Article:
pose a grave problem, and, indeed, it is not an overstatement to suggest that they constitute a potential danger to world peace equivalent to that created over 20 years ago in Palestine. These helpless Bengali refugees are pressed into an area of India where insurrection and instability are already widespread and the problem of grinding poverty is most acute. India simply cannot bear the burdens, in terms of good, housing, employment, and health measures, which the refugees have thrust upon it, The situation could easily lead to renewed communal rioting, accelerated revolutionary activity-which could threaten the future of India itself-or another IndoPakistan war.
In this situation the administration says that it is privately urging the Pakistanis to find a political solution in East Pakistan. However, the subsidy of the Pakistan dictatorship continues. AID announced on June 10 that it “was providing $1 million for Pakistan to charter vessels for the purpose of distributing food in the East, a worthy purpose. On analysis, however, there are some serious questions. Earlier Pakistan was supplied with similar vessels for cyclone relief and she is reported to be using them for military purposes.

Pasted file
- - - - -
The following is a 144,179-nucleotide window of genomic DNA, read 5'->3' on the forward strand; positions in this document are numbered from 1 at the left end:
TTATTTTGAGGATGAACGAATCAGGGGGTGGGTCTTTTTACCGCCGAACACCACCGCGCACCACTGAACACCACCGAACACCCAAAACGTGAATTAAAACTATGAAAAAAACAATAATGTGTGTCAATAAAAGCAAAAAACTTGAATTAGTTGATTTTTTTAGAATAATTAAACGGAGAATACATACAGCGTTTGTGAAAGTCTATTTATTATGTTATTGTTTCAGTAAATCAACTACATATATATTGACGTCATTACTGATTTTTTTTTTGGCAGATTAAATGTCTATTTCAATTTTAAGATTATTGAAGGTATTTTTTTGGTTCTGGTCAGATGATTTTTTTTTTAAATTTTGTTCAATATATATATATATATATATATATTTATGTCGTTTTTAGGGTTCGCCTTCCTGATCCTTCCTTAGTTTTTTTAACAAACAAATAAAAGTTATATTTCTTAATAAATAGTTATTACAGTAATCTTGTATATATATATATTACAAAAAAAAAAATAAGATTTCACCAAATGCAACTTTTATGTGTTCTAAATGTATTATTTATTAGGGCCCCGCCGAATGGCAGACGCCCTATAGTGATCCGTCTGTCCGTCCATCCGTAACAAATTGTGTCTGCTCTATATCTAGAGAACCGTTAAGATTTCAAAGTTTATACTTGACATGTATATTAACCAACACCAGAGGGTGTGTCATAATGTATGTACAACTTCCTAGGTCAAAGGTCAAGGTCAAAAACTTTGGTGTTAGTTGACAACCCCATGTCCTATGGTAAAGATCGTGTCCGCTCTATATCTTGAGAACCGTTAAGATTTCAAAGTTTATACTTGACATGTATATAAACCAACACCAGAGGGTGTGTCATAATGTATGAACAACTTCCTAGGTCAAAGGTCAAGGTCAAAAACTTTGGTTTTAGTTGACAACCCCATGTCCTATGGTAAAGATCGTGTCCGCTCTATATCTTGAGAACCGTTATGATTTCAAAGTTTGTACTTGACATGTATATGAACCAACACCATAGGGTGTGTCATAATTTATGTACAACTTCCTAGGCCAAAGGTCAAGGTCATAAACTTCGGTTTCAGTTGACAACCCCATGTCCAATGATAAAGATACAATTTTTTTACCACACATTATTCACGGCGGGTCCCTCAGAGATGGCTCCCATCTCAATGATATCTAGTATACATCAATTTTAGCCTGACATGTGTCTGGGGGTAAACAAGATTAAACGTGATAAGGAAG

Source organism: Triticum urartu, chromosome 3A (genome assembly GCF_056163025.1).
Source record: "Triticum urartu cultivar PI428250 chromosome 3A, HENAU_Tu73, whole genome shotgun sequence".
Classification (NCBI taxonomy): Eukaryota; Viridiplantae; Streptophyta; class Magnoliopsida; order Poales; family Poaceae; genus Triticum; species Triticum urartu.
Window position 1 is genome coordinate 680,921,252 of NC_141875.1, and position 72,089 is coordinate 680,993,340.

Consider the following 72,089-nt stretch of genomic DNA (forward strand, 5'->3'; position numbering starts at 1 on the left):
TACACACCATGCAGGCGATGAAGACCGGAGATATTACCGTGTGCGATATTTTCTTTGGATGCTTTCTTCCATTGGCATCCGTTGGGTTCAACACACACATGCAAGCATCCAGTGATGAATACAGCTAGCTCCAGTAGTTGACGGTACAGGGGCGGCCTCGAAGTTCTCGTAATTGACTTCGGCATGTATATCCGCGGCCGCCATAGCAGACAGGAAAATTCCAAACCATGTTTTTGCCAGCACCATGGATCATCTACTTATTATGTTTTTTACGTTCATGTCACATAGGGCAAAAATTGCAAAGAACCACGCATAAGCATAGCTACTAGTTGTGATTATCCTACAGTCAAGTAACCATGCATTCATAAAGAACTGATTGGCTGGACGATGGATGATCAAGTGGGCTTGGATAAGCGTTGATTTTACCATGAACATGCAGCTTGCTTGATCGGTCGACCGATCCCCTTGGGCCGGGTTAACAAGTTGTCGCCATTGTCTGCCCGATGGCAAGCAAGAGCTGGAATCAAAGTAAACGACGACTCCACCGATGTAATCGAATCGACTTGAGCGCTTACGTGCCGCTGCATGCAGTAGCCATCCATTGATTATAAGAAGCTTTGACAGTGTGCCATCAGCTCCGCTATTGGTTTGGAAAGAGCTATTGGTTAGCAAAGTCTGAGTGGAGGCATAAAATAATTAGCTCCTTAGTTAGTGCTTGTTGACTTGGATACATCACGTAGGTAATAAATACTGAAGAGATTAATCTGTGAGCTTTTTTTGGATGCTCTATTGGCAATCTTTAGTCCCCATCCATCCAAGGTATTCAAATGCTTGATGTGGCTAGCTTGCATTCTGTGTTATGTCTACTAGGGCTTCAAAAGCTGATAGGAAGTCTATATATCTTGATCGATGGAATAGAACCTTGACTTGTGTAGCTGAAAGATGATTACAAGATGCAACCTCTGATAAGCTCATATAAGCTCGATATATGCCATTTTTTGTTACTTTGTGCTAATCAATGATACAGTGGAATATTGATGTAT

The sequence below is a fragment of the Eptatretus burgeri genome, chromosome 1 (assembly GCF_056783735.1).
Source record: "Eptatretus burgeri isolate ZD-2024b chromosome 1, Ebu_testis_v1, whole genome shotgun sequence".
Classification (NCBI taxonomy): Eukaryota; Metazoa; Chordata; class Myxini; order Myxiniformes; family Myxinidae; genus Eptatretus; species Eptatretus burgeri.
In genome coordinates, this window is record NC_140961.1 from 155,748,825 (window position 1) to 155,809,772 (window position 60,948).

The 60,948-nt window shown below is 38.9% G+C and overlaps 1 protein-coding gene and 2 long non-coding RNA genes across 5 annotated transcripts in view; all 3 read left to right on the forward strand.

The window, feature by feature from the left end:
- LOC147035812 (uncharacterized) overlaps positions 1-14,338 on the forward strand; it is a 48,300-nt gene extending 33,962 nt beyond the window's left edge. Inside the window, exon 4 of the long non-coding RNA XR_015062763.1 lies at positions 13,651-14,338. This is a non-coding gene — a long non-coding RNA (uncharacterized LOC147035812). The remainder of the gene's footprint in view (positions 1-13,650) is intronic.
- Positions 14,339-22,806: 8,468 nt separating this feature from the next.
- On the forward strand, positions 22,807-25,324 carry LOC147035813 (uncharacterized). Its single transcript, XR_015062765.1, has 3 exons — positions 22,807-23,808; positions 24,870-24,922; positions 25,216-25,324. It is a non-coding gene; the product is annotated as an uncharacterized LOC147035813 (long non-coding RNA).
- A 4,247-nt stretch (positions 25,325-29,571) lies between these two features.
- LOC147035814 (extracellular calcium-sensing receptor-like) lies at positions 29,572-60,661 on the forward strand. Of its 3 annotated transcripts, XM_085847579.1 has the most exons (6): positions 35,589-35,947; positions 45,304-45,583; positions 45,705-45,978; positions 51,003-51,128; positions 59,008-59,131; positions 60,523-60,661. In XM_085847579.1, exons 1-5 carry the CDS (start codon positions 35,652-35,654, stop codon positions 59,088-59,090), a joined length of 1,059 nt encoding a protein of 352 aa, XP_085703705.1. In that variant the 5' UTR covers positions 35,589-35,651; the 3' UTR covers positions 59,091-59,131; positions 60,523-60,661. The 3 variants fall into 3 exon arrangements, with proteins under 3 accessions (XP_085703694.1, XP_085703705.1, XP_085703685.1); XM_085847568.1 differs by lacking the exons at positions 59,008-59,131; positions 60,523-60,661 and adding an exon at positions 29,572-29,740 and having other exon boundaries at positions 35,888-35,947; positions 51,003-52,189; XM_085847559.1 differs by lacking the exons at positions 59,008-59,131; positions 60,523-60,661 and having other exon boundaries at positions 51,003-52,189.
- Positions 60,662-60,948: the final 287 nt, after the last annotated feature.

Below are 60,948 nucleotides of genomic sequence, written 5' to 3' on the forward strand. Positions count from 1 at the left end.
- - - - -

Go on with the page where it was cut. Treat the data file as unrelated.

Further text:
In this context, is not the $1 million for new boats simply a means of permitting Pakistan to use its existing vessels to pursue military objectives?
And what assurances do we have that Pakistan will not divert to military purposes the vessels which they will charter with the 1 million we are giving them now?
The situation in East Pakistan is intolerable, as is a foreign policy which in practice reinforces the status quo there. The United States should instead use all the influence, limited though it may be, which it can bring to bear. In this connection, steps should be taken to insure that military' goods, including spare parts, are not shipped to Pakistan and the offer of F-104's, B-57's, patrol aircraft, and armored personnel carries made last fall should be immediately rescinded. Economic assistance should be suspended until the Pakistanis, both East and West, agree upon a satisfactory political solution and until steps are taken to repatriate the refugees now in India. If the administration does not abandon its fruitless status quo course, I will support congressional action to achieve that objective.